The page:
Will The Truth Trump All?
I’ll admit, I was a fan of The Apprentice when it first premiered (before that horrible abomination Celebrity Apprentice came on air and the whole thing became an exercise in watching c-list celebrities compete over who had less pitiful name recognition). The show was entertaining, and at the time somewhat original, and the backstabbing of the boardroom was a delightful example to watch of unfiltered human nature. All that being said, I would certainly not say I am an overly enthused fan of Donald Trump himself. I’ve found his books largely uninspiring repetitions of the same clichéd advice (aside from his first one, the biographical Art of the Deal, which actually is a good read), his personality crude and lacking in any hint of modesty, and his sense of taste to be simply tacky.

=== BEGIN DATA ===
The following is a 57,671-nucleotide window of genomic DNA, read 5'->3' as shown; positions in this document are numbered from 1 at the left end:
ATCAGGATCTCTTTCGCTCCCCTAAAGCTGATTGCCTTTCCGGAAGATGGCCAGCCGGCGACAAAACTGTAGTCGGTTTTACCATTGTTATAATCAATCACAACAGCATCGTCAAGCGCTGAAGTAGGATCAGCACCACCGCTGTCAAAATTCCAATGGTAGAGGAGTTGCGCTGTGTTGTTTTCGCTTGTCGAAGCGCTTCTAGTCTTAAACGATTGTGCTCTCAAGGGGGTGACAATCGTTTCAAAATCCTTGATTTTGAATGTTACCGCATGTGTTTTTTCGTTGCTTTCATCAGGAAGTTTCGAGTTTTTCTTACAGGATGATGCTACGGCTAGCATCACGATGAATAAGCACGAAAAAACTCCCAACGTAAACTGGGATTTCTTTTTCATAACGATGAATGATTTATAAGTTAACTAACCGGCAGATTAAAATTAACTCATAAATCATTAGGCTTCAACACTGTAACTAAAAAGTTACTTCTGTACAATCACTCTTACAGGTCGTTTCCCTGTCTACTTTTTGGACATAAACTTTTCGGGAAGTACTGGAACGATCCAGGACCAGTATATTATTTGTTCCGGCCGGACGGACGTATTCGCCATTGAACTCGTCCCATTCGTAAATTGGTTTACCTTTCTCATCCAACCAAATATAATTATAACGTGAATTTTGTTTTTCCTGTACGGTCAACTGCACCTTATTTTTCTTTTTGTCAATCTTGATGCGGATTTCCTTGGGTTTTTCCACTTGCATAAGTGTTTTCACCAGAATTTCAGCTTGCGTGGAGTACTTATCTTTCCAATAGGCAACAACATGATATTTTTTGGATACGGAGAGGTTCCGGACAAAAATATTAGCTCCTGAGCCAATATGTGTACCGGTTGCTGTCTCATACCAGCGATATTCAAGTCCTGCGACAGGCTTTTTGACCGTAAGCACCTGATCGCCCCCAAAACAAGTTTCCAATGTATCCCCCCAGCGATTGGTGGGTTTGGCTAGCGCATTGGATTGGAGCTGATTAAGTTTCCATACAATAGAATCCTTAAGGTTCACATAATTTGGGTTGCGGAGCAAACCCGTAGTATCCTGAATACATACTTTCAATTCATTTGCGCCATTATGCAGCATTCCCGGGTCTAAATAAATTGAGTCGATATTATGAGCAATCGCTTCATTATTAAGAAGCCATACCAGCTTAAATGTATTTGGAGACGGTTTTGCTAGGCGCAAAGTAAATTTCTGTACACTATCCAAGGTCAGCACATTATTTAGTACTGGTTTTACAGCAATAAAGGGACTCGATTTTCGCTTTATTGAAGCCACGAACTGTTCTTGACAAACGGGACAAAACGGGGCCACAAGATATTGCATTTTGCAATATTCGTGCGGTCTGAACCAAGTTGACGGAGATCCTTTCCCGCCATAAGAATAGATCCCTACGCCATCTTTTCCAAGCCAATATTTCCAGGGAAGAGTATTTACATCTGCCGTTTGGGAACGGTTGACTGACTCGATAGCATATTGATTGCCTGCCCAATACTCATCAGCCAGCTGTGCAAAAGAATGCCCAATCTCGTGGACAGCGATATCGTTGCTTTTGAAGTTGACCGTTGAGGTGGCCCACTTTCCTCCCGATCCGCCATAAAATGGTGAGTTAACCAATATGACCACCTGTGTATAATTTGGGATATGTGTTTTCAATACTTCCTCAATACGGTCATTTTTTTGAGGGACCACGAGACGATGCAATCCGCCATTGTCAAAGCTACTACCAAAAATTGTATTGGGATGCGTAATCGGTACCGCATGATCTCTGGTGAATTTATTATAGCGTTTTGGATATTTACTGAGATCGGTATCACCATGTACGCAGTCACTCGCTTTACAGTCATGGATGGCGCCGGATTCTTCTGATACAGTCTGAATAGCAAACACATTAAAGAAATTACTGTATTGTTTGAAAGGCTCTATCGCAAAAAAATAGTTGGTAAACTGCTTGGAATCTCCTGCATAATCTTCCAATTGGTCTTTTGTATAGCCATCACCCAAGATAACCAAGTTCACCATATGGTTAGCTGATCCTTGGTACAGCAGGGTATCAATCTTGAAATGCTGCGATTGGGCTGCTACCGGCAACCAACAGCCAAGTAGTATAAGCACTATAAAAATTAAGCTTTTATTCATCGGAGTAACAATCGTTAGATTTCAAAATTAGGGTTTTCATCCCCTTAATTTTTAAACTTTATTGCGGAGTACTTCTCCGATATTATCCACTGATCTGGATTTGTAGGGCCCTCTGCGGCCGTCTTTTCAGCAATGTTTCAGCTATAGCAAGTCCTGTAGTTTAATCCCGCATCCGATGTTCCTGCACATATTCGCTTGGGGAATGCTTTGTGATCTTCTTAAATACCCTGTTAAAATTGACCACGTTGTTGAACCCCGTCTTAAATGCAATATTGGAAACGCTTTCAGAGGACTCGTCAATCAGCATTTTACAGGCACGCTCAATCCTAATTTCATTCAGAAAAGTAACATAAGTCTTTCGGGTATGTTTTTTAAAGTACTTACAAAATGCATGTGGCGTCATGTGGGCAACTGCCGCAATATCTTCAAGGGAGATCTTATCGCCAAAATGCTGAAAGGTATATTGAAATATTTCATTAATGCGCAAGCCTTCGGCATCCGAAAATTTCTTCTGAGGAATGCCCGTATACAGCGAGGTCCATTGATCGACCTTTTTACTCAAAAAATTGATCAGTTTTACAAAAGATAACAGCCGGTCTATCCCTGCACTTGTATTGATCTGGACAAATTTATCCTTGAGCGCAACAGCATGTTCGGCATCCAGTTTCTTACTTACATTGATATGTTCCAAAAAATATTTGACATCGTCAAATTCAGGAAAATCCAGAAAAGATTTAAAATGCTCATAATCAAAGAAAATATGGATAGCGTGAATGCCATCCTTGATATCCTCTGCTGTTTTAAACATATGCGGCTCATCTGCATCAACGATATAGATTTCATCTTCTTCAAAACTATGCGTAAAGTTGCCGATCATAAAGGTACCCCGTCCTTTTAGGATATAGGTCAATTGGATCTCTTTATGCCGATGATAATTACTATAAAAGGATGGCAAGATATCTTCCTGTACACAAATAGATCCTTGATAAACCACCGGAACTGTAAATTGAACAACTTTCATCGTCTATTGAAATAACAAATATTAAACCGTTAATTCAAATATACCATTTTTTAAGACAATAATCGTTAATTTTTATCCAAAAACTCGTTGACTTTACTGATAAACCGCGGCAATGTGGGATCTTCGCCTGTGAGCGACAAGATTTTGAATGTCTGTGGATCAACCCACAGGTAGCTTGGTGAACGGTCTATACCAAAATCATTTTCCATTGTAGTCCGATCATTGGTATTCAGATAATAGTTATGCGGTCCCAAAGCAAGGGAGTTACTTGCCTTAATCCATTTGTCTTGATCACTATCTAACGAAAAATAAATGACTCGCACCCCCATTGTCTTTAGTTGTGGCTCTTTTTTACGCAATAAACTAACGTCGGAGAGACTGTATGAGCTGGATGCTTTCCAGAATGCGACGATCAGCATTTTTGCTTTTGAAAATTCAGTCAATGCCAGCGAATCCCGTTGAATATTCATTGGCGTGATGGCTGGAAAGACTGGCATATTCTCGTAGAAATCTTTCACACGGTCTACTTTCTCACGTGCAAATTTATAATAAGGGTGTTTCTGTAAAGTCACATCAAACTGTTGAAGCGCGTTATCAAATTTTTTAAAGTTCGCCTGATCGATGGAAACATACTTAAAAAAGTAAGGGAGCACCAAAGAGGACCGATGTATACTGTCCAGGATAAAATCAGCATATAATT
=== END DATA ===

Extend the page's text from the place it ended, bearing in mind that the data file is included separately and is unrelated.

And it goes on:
As you can imagine, I have been rather surprised by his quite meteoric rise in the polls in recent weeks following his splashy entrance into the race for the Republican 2016 presidential nomination. After formally announcing his bid weeks ago at a rather circus like event, there was almost universal scorn that the whole thing was a joke and the only question would be whether the Donald would drop out before the deadline to publicly file his net worth. Then, to the surprise of everyone, something funny began happening. Donald Trump’s numbers started rising, as polls began emerging showing him in second and even first place both in early primary states and nationally. Now, let us not exaggerate this too much. In a field with nearly a dozen contenders a candidate can be “first” with only ten to fifteen percent of the vote (hardly a commanding level of support), but still as the days went on the punditry, while still dismissive and scornful, began speaking with an edge of doubt in their voice, as if they were now worried that the entire thing was not entirely the joke they had originally taken it to be.